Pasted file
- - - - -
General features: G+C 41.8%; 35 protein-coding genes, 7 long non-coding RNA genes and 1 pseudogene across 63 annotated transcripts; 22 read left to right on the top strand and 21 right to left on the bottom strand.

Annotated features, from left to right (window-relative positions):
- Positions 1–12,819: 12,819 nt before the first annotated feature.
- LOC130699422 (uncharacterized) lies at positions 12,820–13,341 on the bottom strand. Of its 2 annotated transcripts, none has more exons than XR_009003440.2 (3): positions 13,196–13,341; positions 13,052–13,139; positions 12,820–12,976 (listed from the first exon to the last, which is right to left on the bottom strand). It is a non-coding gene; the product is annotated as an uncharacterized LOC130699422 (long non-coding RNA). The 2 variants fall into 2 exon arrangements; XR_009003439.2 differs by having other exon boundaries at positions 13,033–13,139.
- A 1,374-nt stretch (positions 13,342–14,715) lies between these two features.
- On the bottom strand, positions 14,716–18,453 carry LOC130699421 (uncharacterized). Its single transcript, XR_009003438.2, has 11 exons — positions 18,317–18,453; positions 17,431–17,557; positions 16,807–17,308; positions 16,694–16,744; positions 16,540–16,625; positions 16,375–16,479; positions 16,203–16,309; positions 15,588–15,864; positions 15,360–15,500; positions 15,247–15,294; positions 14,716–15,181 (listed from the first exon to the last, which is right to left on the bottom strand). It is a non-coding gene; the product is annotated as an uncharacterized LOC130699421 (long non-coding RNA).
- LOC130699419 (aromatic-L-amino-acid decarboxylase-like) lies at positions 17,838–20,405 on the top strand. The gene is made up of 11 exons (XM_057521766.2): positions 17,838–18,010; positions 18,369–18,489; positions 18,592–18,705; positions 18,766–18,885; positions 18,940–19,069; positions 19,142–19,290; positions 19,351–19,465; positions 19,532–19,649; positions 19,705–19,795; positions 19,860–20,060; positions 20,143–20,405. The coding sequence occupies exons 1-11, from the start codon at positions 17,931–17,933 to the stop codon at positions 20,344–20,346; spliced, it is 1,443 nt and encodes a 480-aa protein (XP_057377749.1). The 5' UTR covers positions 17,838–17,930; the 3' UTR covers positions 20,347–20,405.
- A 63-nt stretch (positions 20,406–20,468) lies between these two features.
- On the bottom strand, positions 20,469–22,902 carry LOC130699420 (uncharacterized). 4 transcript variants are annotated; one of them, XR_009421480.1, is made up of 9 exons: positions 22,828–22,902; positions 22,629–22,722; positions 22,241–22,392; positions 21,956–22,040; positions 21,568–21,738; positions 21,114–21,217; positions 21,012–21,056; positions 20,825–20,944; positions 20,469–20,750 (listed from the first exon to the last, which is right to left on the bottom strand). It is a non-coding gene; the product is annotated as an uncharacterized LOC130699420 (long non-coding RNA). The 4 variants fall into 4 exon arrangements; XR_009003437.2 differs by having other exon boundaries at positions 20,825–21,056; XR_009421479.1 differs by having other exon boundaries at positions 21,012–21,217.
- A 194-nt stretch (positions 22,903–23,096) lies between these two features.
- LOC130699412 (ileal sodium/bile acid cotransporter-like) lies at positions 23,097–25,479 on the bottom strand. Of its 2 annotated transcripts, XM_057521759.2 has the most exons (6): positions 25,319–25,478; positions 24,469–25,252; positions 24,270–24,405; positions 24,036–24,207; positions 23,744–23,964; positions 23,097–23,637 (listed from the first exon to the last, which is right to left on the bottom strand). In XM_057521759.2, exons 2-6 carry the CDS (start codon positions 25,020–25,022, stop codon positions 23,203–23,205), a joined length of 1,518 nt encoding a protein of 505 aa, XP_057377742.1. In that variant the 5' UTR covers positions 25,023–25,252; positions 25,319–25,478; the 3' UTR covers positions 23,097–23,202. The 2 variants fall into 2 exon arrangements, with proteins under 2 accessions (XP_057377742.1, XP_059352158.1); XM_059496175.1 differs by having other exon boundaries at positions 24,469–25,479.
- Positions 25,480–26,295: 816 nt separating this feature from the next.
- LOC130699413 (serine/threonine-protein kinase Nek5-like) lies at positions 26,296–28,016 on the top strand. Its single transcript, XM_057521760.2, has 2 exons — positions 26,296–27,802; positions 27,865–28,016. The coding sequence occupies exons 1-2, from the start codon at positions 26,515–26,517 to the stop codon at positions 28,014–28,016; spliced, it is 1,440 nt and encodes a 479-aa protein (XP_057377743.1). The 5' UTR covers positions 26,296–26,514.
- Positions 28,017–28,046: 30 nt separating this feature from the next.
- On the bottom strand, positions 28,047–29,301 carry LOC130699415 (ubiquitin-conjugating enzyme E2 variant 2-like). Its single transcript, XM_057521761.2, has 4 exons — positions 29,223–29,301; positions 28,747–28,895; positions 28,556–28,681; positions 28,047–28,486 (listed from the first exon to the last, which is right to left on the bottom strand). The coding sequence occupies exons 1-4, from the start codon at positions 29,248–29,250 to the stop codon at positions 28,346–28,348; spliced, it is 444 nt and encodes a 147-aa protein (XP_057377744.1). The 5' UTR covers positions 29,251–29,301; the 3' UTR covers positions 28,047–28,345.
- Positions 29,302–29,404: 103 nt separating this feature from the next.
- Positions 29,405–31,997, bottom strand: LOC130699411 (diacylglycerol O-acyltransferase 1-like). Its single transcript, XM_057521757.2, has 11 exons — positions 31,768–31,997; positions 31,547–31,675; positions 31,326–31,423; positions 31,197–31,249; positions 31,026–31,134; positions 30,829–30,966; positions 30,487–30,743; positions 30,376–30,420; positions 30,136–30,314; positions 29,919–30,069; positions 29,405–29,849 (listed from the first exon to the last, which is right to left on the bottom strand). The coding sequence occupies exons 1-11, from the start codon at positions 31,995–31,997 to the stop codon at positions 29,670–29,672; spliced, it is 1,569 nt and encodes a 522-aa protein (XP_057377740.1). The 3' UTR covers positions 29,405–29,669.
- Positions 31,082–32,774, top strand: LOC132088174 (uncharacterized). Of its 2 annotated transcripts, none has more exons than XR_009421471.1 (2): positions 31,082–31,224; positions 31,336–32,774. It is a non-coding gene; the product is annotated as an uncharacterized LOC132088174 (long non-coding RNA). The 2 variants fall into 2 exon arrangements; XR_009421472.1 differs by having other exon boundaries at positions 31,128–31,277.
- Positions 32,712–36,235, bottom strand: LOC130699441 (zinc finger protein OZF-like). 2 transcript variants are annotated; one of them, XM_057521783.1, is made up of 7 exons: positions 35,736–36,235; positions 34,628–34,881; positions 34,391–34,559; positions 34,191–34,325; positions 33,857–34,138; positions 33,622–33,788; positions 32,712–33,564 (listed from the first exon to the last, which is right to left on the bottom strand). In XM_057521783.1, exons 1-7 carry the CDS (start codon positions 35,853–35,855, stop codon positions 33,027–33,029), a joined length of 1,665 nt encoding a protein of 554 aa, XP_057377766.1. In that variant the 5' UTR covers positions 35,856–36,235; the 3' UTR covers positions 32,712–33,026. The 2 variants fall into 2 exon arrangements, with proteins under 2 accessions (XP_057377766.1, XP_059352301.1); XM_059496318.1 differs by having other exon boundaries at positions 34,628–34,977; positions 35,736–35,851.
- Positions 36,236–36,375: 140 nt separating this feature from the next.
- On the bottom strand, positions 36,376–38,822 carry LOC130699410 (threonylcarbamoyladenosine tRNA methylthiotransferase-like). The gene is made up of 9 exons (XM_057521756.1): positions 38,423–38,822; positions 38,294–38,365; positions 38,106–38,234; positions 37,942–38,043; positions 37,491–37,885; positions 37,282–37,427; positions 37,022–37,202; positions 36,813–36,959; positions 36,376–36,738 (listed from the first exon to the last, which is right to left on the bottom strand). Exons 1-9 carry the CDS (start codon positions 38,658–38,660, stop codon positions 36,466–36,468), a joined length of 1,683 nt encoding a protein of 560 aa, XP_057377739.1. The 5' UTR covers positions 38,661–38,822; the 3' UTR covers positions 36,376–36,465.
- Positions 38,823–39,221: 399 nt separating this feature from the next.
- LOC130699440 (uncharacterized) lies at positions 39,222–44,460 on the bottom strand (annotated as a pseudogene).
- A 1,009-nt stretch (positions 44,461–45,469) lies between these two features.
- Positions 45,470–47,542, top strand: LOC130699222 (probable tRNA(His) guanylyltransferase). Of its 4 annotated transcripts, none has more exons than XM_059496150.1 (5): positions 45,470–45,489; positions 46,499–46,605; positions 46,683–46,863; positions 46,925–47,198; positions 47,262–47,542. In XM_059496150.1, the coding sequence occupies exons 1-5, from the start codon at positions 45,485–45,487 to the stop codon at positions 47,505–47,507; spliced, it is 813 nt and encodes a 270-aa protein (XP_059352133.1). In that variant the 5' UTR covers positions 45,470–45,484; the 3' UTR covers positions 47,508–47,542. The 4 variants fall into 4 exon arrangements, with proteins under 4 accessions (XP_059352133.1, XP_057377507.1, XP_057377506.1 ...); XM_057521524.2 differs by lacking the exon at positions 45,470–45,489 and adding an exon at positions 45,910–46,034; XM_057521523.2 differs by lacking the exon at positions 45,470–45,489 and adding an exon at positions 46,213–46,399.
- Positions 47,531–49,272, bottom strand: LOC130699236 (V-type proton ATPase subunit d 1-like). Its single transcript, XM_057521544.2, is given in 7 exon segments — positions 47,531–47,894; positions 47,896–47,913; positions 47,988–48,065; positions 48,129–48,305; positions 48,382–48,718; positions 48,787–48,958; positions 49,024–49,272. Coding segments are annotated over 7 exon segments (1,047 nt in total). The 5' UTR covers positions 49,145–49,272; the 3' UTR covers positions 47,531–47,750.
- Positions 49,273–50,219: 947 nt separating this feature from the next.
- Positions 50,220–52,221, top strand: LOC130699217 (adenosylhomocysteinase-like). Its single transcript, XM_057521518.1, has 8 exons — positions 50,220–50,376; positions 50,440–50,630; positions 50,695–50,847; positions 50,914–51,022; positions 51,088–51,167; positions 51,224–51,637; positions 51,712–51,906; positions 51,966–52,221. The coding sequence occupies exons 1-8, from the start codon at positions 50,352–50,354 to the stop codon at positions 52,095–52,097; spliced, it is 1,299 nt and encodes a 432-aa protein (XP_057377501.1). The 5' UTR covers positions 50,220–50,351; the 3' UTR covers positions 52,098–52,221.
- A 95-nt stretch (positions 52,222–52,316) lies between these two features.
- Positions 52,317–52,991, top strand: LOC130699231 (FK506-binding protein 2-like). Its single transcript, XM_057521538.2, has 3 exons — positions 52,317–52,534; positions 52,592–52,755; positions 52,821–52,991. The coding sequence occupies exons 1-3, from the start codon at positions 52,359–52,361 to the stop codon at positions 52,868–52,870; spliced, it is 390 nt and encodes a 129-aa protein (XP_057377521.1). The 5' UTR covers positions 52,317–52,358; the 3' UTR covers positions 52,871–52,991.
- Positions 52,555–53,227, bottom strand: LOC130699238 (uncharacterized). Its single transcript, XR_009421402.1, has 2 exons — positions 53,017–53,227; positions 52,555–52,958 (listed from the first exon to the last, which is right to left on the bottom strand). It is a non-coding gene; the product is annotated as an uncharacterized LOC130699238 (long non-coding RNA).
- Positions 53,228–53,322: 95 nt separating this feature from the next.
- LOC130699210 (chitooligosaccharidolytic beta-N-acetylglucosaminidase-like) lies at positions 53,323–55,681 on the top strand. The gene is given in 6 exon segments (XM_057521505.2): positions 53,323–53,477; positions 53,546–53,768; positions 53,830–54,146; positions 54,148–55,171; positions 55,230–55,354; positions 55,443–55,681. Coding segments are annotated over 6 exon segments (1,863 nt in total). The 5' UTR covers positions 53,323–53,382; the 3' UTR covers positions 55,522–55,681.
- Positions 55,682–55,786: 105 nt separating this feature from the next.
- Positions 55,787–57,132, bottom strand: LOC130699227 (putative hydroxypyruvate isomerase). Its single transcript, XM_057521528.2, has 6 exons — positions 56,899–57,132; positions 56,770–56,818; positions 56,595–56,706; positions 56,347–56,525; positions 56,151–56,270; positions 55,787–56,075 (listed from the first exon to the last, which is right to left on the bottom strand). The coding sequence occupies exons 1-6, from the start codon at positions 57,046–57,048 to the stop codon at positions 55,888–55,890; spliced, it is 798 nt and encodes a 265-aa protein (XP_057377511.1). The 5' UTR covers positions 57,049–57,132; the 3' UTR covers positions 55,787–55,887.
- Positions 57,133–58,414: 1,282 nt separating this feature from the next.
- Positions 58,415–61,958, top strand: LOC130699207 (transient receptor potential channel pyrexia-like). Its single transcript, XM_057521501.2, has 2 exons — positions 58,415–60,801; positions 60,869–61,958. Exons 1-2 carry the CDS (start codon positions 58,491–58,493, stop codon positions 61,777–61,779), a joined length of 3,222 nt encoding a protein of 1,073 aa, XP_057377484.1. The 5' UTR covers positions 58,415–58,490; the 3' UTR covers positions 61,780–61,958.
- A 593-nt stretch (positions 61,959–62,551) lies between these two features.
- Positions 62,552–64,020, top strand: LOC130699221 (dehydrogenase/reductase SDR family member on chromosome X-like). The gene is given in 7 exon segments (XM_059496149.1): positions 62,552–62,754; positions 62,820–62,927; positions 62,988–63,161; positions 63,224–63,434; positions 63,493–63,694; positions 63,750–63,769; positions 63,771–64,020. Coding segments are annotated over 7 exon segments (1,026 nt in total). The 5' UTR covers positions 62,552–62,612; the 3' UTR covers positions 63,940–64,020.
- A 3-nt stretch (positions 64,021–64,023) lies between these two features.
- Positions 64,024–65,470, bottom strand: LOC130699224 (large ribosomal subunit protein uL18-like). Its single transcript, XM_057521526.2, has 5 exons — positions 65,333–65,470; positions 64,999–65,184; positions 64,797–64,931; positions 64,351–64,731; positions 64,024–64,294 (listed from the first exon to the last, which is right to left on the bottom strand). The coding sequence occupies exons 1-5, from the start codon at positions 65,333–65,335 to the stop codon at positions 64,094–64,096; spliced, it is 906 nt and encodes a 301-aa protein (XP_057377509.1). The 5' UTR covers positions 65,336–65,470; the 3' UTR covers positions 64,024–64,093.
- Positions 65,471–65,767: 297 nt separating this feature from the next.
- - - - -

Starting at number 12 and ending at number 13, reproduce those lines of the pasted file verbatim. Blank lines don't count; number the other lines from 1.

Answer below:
- Positions 25,480–26,295: 816 nt separating this feature from the next.
- LOC130699413 (serine/threonine-protein kinase Nek5-like) lies at positions 26,296–28,016 on the top strand. Its single transcript, XM_057521760.2, has 2 exons — positions 26,296–27,802; positions 27,865–28,016. The coding sequence occupies exons 1-2, from the start codon at positions 26,515–26,517 to the stop codon at positions 28,014–28,016; spliced, it is 1,440 nt and encodes a 479-aa protein (XP_057377743.1). The 5' UTR covers positions 26,296–26,514.